Wednesday, October 30, 2013

California Strips Privacy From Kids: The Co-Ed Bathroom Law

As I wrote about recently, California is dead set on stripping away the privacy of children - and we need to do what we can to stop the madness.

A few short months ago, California Governor Jerry Brown signed AB 1266, a first-of-its kind law, now known as the “Co-Ed Bathroom Bill.” The bill, as I’ve noted previously, opens girls’ restrooms, locker rooms, and school showers to any child who ‘self-identifies’ as a girl---including boys who decide they really ‘are’ transgender girls. The same holds true for boys—a girl who decides her ‘true gender self’ is a boy, must be allowed to use the boys’ restrooms, showers and locker rooms. In addition, so-called ‘transgendered’ children must be allowed to play on opposite-sex sports teams if they so choose. (Which really means that enterprising boys will dominate girls’ sports teams.)

The law hinges on the child’s right to decide his or her gender—a child might decide to “be” female one day and ‘male’ the next. It all depends on feelings and the child’s “self-identification.“ Translation: I am who I say I am, no matter what my body looks like.

It’s the very definition of unreality.

The consequences are significant, impacting far more than the ‘transgender’ child. Under this law, children lose their right to demand privacy while undressing, showering, or going to the bathroom. Instead, the left’s priority is for transgendered children to feel ‘included’ on an ‘equal’ basis, at all costs, even if that means other children lose their privacy.

The transgender lie is the root of the problem. For the left, it’s an axiom of faith that children must be allowed to choose a gender identity based on how they perceive themselves, regardless of whether they are born boys or girls. Many liberals go even further, holding the nonsensical position that human beings are meant to be gender-fluid, not boxed into the “binaries” of male and female. Gender, they say, might even change from one day to the next.

It’s hogwash.

Even so, normal kids—boys who are boys and girls who are girls—are expected to get with the program in California. If the law stands, you can expect that children who balk at welcoming an opposite-sex child into the locker room or bathroom will be reprimanded and singled out for being hurtful and transgender-phobic. The normal kids will be ‘the problem.’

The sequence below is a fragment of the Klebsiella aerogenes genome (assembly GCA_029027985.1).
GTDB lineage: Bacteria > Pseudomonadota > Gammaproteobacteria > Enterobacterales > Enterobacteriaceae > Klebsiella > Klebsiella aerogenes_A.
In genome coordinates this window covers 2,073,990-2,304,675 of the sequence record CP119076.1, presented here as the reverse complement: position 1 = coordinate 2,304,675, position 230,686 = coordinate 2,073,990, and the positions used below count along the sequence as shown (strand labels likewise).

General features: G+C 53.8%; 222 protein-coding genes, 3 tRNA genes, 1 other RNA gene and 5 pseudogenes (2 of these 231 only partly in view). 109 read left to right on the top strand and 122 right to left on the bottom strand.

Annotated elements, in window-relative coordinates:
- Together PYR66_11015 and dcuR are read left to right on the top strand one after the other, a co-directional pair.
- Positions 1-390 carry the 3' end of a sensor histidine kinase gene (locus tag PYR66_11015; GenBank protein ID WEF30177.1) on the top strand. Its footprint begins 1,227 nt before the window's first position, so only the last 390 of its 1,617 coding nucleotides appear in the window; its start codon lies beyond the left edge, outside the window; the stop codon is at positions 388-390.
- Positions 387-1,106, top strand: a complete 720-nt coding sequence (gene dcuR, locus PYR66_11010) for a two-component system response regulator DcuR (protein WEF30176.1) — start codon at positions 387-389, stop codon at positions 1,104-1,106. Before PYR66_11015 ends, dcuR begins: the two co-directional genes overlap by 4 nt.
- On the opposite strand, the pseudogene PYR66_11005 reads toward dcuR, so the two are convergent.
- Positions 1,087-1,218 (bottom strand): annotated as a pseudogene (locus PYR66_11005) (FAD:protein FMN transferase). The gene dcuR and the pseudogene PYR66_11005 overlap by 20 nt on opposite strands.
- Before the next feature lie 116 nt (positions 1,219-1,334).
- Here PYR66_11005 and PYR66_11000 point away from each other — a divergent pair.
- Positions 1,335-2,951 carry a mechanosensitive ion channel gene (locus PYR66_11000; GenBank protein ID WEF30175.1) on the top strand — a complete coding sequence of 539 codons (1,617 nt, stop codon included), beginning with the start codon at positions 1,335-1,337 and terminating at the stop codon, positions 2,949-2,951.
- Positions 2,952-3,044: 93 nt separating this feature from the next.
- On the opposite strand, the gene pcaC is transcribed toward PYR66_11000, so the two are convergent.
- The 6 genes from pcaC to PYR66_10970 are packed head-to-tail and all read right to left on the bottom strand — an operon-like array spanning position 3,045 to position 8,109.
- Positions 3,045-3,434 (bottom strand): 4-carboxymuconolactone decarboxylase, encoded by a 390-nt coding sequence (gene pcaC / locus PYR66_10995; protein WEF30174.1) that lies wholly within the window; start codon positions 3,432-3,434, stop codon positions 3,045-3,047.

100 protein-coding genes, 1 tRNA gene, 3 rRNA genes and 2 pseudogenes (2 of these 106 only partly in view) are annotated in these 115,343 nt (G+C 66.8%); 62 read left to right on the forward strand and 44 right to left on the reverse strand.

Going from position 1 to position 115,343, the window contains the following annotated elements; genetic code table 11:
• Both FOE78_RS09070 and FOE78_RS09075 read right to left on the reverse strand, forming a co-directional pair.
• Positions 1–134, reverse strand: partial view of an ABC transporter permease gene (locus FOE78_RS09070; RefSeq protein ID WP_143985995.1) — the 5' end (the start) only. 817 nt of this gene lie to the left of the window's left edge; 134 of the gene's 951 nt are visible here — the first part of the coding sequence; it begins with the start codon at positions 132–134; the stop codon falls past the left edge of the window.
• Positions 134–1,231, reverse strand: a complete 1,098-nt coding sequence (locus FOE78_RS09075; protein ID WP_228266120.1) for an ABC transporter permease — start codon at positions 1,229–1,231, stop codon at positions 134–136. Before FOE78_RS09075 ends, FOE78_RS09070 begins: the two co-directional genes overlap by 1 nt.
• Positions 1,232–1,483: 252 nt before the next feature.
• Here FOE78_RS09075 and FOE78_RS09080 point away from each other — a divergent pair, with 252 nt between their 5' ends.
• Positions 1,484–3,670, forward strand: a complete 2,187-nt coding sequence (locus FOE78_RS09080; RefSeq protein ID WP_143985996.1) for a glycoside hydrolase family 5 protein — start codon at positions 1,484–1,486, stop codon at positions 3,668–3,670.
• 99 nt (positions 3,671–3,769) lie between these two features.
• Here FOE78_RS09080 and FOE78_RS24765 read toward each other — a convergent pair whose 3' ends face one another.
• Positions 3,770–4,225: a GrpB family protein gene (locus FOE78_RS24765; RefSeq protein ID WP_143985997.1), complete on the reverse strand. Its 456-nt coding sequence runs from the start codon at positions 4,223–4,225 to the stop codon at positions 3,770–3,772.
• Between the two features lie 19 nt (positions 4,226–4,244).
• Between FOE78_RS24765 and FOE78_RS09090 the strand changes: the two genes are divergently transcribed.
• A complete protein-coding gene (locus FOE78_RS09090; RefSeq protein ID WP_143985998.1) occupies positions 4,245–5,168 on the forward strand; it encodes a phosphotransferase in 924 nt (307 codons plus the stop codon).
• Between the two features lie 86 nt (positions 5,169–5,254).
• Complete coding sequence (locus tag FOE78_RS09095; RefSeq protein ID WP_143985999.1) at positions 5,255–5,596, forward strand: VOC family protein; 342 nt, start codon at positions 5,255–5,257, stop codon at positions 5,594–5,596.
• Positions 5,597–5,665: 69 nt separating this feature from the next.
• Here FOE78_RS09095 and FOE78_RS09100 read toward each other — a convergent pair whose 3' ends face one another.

Worse, where California leads, other states will follow. When California outlawed reparative therapy (treatment designed to help children overcome unwanted same-sex attraction) for children under 18, New Jersey quickly followed suit. Other states are considering similar legislation. If California’s law stands, it’s not just California students who will suffer from the loss of privacy and threat to their safety and well-being. Other states where the homosexual lobby is strong will soon get in line.

How to Save Your Family: Sign, Donate, and Send

This law cannot stand! The only way to stop it is by getting this issue on the ballot as a voter referendum. Parents and other concerned citizens, organized under the coalition Privacy for all Students, have mounted a petition seeking to give California voters a referendum on the new law. That means that if Privacy for all Students collects 505,000 signatures by the November 6thdeadline, California voters will have a chance to vote on the new law—and polls indicate that the repeal of the law would win hands down.

The people of California do not want this law. They deserve a chance to cast a vote in favor of protecting children. But they need our support. Call, text, Facebook, or email your friends in California. Tell them to sign the petition. Go to, sign, donate to help the effort, and share the link with all your friends asking them to donate to the referendum effort regardless of where they live.


Cordray: 'We Want to See Financial Education Topics Integrated Into School Curricula'

"Financial education in schools is critical, but enormous benefits also exist if the education starts at home," Consumer Financial Protection Bureau (CFPB) Director Richard Cordray told a meeting of the Financial Literacy and Education Commission at the Treasury Department Wednesday.

"We want to see financial education topics integrated into school curricula. We believe this education should begin at a young age and continue through graduation," Cordray said.

"I was down in New Orleans Monday morning arguing to the American Bankers Association that bankers should be going to their state legislatures and their state governors and insisting that financial education be taught in our schools."